What are the Drug Penalty Groups in Texas?

What Is the Texas Controlled Substance Act?

In Texas, there is no room for drug-related infractions—no matter how small they may seem. The Texas Controlled Substances Act of 1973 makes it a criminal offense to possess, produce, or distribute any type of Texas-controlled substances. As delineated in the act itself, these drugs are divided into Schedules according to their potential abuse degree:

Schedule I:

substances with a high potential for abuse that have no currently accepted medical use

Schedule II:

substances with high potential for abuse that can lead to severe physical or psychological dependence, but have accepted medical uses with certain restrictions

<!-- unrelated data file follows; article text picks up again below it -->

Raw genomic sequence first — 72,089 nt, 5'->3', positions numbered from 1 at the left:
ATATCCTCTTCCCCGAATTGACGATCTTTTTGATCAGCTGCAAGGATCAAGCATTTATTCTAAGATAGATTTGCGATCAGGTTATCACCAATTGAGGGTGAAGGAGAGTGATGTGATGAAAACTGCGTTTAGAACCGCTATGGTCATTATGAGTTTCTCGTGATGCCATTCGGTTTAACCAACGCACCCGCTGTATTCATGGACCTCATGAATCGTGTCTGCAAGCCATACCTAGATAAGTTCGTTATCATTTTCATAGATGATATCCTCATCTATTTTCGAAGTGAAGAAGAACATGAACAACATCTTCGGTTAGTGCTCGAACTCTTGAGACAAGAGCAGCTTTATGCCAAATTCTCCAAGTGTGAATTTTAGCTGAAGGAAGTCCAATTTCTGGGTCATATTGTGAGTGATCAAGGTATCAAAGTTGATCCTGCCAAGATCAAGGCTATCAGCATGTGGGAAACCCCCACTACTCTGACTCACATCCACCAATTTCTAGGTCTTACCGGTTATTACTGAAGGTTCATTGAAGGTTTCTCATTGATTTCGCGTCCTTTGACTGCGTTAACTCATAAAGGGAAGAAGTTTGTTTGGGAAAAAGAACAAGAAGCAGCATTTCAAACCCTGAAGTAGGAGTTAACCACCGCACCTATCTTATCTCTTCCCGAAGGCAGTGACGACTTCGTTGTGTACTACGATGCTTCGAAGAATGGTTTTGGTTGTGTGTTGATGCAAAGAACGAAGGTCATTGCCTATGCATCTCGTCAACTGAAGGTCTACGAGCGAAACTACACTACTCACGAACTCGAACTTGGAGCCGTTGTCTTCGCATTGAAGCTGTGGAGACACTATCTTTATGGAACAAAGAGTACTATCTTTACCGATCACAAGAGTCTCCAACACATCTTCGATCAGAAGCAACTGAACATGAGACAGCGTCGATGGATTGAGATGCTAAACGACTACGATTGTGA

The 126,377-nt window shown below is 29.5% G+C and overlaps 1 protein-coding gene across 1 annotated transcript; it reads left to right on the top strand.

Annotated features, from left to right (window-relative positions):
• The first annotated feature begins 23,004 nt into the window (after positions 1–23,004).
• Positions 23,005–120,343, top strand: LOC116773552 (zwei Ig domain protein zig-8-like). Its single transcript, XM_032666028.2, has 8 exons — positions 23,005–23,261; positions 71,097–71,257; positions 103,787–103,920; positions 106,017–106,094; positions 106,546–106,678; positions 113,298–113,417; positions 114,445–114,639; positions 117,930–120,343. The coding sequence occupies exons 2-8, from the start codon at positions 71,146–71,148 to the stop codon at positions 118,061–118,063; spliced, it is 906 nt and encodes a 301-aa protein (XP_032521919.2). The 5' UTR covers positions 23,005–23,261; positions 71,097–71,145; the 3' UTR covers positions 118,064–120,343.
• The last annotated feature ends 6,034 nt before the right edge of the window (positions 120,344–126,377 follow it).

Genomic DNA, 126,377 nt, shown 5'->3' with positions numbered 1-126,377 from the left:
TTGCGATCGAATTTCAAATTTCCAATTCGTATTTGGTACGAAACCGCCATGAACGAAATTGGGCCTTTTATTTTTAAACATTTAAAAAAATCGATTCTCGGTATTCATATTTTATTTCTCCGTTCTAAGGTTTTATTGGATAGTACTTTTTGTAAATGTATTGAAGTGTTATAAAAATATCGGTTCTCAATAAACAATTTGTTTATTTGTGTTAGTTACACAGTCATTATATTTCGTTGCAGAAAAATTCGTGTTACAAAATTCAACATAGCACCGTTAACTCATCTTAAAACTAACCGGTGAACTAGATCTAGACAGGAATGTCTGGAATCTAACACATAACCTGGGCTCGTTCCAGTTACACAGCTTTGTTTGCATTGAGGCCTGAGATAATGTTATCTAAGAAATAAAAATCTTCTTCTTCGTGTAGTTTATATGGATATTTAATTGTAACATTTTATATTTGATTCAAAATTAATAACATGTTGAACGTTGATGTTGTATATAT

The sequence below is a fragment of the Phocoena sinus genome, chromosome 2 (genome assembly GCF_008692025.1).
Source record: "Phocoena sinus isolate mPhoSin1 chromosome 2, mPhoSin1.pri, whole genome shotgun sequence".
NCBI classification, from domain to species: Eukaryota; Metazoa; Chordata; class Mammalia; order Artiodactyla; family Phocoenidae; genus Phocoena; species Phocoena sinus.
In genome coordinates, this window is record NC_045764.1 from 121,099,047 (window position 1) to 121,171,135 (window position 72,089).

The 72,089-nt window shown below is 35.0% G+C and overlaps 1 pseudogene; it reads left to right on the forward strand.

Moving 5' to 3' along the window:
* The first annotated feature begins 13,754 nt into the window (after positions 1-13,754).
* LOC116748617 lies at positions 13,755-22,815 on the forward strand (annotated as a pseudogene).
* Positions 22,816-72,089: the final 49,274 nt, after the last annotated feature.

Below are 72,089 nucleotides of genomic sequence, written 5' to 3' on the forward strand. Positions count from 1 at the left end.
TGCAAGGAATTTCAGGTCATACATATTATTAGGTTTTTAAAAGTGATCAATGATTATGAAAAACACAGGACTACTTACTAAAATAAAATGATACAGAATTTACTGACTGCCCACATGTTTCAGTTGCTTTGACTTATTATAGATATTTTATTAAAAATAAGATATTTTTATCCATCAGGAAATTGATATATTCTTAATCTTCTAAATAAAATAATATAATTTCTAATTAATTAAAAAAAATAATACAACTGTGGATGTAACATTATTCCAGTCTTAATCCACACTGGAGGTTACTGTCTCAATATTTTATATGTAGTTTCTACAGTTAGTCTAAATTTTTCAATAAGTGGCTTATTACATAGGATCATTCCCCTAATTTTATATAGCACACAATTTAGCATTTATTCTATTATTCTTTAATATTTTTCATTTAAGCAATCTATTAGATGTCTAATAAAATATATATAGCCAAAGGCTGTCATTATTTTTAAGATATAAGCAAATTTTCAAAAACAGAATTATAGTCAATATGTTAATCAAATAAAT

Schedule III:

substances with lower potential for abuse but can still lead to low, moderate, or high physical dependence

Schedule IV:

substances with lower potential for abuse that can lead to low physical or psychological dependence

Schedule V:

substances with low potential for abuse that can lead to limited physical or psychological dependence

The potential severity of Penalizing Group 1 offenses:

These include those involving opioids and related substances, which can yield dire consequences. Such acts may be subject to 180 days to two years in prison and a fine up to $10,000 – with this group being the maximum of the Texas penalty groups, extending up to life imprisonment as well as an astronomical fee of $300,000.

In Texas, the consequences for possessing drugs depend on the penalty group and amount. Legislators have identified eight drug groups (PG1, PG1-A, PG-2, PG-2A, PG-3, PG-4 Dangerous Drugs, and Marijuana) which are categorized according to their addictive properties as well as if they serve a legitimate medical purpose or not.

What to do if Caught with a Controlled Substance?

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Alison Housten

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